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World of Mathematics (mathigon.org)
322 points by msvan on Dec 3, 2013 | hide | past | web | favorite | 50 comments



"Everybody should understand concepts like prime numbers, graph theory or differential equations. They are of fundamental importance in technology and for understanding of the universe we live in, and they are incredible exciting and beautiful. Mathematics is an essential part of our culture, just like Mozart and Shakespeare."[1]

This is the key point, I think. Most of my non-technical friends have only vague ideas or know nothing about these topics. Actually working with differential equations might be hard, but most people should at least have an understanding of their use cases and why they are important or beautiful. And this way of presenting math is of course much more compelling than any high school math book I ever saw.

[1] http://mathigon.org/about


"Most of my non-technical friends have only vague ideas or know nothing about these topics." -- and yet, if they are like my friends, they probably have no feelings of regret, or sense of ignorance. They probably feel more qualified to speak about things like Obamacare and evil Profit-mongering Insurance Companies than someone who does know mathematics beyond the sixth grade.


>They probably feel more qualified to speak about things like Obamacare and evil Profit-mongering Insurance Companies than someone who does know mathematics beyond the sixth grade.

I think basic economics is just as important to understanding these topics than mathematics. I hear very naive statement about economics from people who know enough mathematics to easily understand the economics, if they had studied it.


Be careful about learning basic economics that you think everything in real life can be understood through Econ 101. Basic econ is like basic physics, it's good to know the simplified model, but you can't go build an actual bridge with it.


Exactly that makes me sad too. There are so many newbie friendly tech-oriented sites. Particularly, because the authors of such sites are geeks themselves.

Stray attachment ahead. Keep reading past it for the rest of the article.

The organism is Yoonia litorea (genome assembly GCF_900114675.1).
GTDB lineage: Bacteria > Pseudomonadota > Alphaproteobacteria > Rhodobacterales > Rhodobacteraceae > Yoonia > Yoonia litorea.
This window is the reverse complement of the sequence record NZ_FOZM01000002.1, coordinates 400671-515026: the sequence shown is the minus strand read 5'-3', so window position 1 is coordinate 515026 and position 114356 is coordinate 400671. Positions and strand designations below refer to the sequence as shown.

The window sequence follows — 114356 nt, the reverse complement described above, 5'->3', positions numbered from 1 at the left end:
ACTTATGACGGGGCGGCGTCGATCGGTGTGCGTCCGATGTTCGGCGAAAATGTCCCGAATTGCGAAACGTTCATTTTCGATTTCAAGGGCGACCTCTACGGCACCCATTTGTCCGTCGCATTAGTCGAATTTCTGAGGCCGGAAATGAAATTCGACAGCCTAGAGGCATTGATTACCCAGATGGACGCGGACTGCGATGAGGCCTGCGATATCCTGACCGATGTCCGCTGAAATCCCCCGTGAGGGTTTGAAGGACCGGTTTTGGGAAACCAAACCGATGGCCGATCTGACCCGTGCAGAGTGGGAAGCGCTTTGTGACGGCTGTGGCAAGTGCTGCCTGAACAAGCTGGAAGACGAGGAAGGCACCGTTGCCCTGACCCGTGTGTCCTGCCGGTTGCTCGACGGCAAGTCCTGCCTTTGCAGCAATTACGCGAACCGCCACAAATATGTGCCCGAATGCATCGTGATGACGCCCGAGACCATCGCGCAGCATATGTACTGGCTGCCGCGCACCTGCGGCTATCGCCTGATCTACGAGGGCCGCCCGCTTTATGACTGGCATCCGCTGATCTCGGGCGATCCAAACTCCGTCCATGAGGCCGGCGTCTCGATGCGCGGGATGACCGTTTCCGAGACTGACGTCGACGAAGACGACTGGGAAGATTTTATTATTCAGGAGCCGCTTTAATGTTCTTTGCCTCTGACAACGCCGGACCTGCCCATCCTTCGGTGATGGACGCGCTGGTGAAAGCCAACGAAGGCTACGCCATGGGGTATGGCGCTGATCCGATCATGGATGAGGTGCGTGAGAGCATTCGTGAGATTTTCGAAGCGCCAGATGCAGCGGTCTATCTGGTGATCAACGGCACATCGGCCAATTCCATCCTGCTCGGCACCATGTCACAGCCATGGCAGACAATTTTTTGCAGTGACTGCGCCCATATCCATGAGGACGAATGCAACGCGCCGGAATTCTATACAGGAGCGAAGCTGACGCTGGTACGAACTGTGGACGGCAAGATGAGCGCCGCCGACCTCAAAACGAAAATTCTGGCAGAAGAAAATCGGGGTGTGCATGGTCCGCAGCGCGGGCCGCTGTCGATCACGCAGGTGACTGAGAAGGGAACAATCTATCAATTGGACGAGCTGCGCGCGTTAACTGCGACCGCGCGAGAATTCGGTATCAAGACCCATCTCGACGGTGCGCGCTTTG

Do not get me wrong, that is great that technology, programming, science is so easy to study now.

What I wish is similar quality resources being available in other topics, I am bad with: economy, laws, business, psychology...

I am placing my bets on these topics being in high demand. Yet it takes a geek interested in technology to be also interested in unrelated subjects.

E: grammar.


But is it so similar? There aren't many (any?) real world problems that you can apply economic theory to and get incontrovertible answers to. Studying mathematics can get you there at least some of the time.

I agree it is very important to understand something about (beyond introductory) various approaches to economics if you want to understand how key people involved were thinking about these problems. Here the use of the methods are more important that their accuracy or precision.

For that matter, understanding politics (something neither maths or economic thinking does well) is probably much more important to your stated examples.


>> Mathematics is an essential part of our culture, just like Mozart and Shakespeare

> Most of my non-technical friends have only vague ideas or know nothing about these topics

That would include Mozart and Shakespeare equally as much as mathematics. Heck, even I have fairly vague ideas about all three.


Great website. There is beauty in mathematics. "Everybody" is a large group of people. Many don't feel the need to understand basic algebra or statistics. Differential Equations and Graph Theory are much harder sells for the general population.


It's easy to say but at the same time how is your basic understanding of anatomy, psychology, chemistry, law, and a dozen other fields that you have to interact with each day ;)


Took almost a minute to load. At first I thought HN effect, but then I realized it preloaded a lot more than just the front page.

Edit: I played with it for a bit, and wow. This is so cool. All the cool technology they use meshes seamlessly with content. Added this to my special bookmarks folder along with Statistics Done Wrong and Experimental Design (Norvig).


They are going to lose a lot of people with load-times like that.

Make the landing page quick and static and loads the minimum. After you have the visitors attention with the information on that page THEN the next page can take longer (Give them a warning)

The bounce rate on this site must be incredible.


I have recommended this site to my friends on a specialized Facebook group for discussion of interesting popular topics in mathematics. But I had to pass on the warning about load times. The author should use part of his mathematical acumen to figure out how to improve the page-loading on his site, and could well use some other tips on usability.